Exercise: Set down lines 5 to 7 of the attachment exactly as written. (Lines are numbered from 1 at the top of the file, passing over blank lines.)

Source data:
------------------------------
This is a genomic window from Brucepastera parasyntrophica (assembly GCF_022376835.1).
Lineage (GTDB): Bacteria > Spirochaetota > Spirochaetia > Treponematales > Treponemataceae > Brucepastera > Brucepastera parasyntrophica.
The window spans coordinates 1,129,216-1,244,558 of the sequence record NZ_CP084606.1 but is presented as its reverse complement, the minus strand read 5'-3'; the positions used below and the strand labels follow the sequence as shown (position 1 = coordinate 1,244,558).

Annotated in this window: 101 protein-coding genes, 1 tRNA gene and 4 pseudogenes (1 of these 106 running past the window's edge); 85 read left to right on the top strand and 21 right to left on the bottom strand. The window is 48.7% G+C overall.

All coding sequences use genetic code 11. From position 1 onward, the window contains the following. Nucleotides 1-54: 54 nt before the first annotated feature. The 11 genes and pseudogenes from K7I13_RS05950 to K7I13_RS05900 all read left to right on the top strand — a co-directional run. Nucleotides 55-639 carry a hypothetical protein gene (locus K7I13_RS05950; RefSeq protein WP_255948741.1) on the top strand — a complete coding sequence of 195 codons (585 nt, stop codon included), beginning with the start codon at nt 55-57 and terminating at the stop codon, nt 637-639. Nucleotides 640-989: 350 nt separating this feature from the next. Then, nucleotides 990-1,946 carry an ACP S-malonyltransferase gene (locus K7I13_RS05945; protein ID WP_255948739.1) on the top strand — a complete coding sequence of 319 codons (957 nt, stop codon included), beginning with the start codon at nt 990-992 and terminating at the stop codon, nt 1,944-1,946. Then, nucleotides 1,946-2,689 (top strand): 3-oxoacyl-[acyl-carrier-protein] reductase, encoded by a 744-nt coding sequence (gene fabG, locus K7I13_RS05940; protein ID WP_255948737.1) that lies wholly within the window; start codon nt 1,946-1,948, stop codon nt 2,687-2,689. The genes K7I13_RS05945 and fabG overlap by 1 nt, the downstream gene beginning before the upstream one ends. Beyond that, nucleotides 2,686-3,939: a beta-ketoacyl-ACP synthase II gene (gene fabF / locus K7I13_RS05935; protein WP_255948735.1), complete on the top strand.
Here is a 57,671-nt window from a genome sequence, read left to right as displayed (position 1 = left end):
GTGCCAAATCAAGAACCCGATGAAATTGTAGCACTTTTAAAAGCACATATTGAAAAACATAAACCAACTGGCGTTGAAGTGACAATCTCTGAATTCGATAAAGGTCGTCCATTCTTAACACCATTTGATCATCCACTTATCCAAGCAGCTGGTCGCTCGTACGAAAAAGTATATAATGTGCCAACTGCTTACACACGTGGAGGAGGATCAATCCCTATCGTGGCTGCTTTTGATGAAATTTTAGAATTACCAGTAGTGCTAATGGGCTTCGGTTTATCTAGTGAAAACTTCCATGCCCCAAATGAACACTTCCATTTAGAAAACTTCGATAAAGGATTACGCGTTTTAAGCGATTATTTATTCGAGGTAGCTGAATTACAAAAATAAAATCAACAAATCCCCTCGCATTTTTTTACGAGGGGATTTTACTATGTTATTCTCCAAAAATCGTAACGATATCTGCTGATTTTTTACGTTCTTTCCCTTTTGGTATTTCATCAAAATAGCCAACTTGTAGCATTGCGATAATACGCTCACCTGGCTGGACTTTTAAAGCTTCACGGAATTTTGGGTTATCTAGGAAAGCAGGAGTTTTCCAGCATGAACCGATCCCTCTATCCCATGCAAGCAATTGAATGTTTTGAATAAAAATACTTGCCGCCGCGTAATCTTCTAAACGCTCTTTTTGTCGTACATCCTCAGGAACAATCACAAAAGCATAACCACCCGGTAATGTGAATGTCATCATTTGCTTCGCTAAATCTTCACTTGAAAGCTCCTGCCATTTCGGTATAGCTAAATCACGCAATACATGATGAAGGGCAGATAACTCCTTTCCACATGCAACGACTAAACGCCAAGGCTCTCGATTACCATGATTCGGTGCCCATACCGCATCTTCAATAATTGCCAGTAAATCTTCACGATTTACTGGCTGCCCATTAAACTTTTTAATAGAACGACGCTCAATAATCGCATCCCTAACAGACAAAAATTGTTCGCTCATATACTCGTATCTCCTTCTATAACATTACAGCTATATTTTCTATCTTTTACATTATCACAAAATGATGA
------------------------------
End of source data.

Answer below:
All coding sequences use genetic code 11. From position 1 onward, the window contains the following. Nucleotides 1-54: 54 nt before the first annotated feature. The 11 genes and pseudogenes from K7I13_RS05950 to K7I13_RS05900 all read left to right on the top strand — a co-directional run. Nucleotides 55-639 carry a hypothetical protein gene (locus K7I13_RS05950; RefSeq protein WP_255948741.1) on the top strand — a complete coding sequence of 195 codons (585 nt, stop codon included), beginning with the start codon at nt 55-57 and terminating at the stop codon, nt 637-639. Nucleotides 640-989: 350 nt separating this feature from the next. Then, nucleotides 990-1,946 carry an ACP S-malonyltransferase gene (locus K7I13_RS05945; protein ID WP_255948739.1) on the top strand — a complete coding sequence of 319 codons (957 nt, stop codon included), beginning with the start codon at nt 990-992 and terminating at the stop codon, nt 1,944-1,946. Then, nucleotides 1,946-2,689 (top strand): 3-oxoacyl-[acyl-carrier-protein] reductase, encoded by a 744-nt coding sequence (gene fabG, locus K7I13_RS05940; protein ID WP_255948737.1) that lies wholly within the window; start codon nt 1,946-1,948, stop codon nt 2,687-2,689. The genes K7I13_RS05945 and fabG overlap by 1 nt, the downstream gene beginning before the upstream one ends. Beyond that, nucleotides 2,686-3,939: a beta-ketoacyl-ACP synthase II gene (gene fabF / locus K7I13_RS05935; protein WP_255948735.1), complete on the top strand.
Here is a 57,671-nt window from a genome sequence, read left to right as displayed (position 1 = left end):
GTGCCAAATCAAGAACCCGATGAAATTGTAGCACTTTTAAAAGCACATATTGAAAAACATAAACCAACTGGCGTTGAAGTGACAATCTCTGAATTCGATAAAGGTCGTCCATTCTTAACACCATTTGATCATCCACTTATCCAAGCAGCTGGTCGCTCGTACGAAAAAGTATATAATGTGCCAACTGCTTACACACGTGGAGGAGGATCAATCCCTATCGTGGCTGCTTTTGATGAAATTTTAGAATTACCAGTAGTGCTAATGGGCTTCGGTTTATCTAGTGAAAACTTCCATGCCCCAAATGAACACTTCCATTTAGAAAACTTCGATAAAGGATTACGCGTTTTAAGCGATTATTTATTCGAGGTAGCTGAATTACAAAAATAAAATCAACAAATCCCCTCGCATTTTTTTACGAGGGGATTTTACTATGTTATTCTCCAAAAATCGTAACGATATCTGCTGATTTTTTACGTTCTTTCCCTTTTGGTATTTCATCAAAATAGCCAACTTGTAGCATTGCGATAATACGCTCACCTGGCTGGACTTTTAAAGCTTCACGGAATTTTGGGTTATCTAGGAAAGCAGGAGTTTTCCAGCATGAACCGATCCCTCTATCCCATGCAAGCAATTGAATGTTTTGAATAAAAATACTTGCCGCCGCGTAATCTTCTAAACGCTCTTTTTGTCGTACATCCTCAGGAACAATCACAAAAGCATAACCACCCGGTAATGTGAATGTCATCATTTGCTTCGCTAAATCTTCACTTGAAAGCTCCTGCCATTTCGGTATAGCTAAATCACGCAATACATGATGAAGGGCAGATAACTCCTTTCCACATGCAACGACTAAACGCCAAGGCTCTCGATTACCATGATTCGGTGCCCATACCGCATCTTCAATAATTGCCAGTAAATCTTCACGATTTACTGGCTGCCCATTAAACTTTTTAATAGAACGACGCTCAATAATCGCATCCCTAACAGACAAAAATTGTTCGCTCATATACTCGTATCTCCTTCTATAACATTACAGCTATATTTTCTATCTTTTACATTATCACAAAATGATGA